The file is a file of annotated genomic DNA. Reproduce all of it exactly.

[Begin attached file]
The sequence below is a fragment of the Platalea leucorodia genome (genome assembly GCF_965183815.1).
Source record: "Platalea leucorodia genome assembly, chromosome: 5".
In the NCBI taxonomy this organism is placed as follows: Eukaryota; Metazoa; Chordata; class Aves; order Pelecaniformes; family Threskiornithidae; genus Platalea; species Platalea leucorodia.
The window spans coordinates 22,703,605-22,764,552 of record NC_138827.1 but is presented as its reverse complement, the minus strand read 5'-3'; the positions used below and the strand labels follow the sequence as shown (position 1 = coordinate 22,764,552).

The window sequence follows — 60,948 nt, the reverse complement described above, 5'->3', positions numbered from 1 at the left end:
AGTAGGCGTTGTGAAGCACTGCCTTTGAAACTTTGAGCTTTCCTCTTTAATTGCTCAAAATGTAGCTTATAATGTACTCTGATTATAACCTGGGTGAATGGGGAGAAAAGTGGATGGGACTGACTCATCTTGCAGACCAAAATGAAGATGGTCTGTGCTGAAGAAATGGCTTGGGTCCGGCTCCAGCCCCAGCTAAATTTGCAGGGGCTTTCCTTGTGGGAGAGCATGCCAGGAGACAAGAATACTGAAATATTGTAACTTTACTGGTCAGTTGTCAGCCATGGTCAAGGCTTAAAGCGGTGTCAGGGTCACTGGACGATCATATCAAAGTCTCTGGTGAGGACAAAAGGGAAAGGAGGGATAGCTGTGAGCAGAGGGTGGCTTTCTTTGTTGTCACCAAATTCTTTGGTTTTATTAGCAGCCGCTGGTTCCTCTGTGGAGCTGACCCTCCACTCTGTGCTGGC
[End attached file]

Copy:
The sequence below is a fragment of the Platalea leucorodia genome (genome assembly GCF_965183815.1).
Source record: "Platalea leucorodia genome assembly, chromosome: 5".
In the NCBI taxonomy this organism is placed as follows: Eukaryota; Metazoa; Chordata; class Aves; order Pelecaniformes; family Threskiornithidae; genus Platalea; species Platalea leucorodia.
The window spans coordinates 22,703,605-22,764,552 of record NC_138827.1 but is presented as its reverse complement, the minus strand read 5'-3'; the positions used below and the strand labels follow the sequence as shown (position 1 = coordinate 22,764,552).

The window sequence follows — 60,948 nt, the reverse complement described above, 5'->3', positions numbered from 1 at the left end:
AGTAGGCGTTGTGAAGCACTGCCTTTGAAACTTTGAGCTTTCCTCTTTAATTGCTCAAAATGTAGCTTATAATGTACTCTGATTATAACCTGGGTGAATGGGGAGAAAAGTGGATGGGACTGACTCATCTTGCAGACCAAAATGAAGATGGTCTGTGCTGAAGAAATGGCTTGGGTCCGGCTCCAGCCCCAGCTAAATTTGCAGGGGCTTTCCTTGTGGGAGAGCATGCCAGGAGACAAGAATACTGAAATATTGTAACTTTACTGGTCAGTTGTCAGCCATGGTCAAGGCTTAAAGCGGTGTCAGGGTCACTGGACGATCATATCAAAGTCTCTGGTGAGGACAAAAGGGAAAGGAGGGATAGCTGTGAGCAGAGGGTGGCTTTCTTTGTTGTCACCAAATTCTTTGGTTTTATTAGCAGCCGCTGGTTCCTCTGTGGAGCTGACCCTCCACTCTGTGCTGGC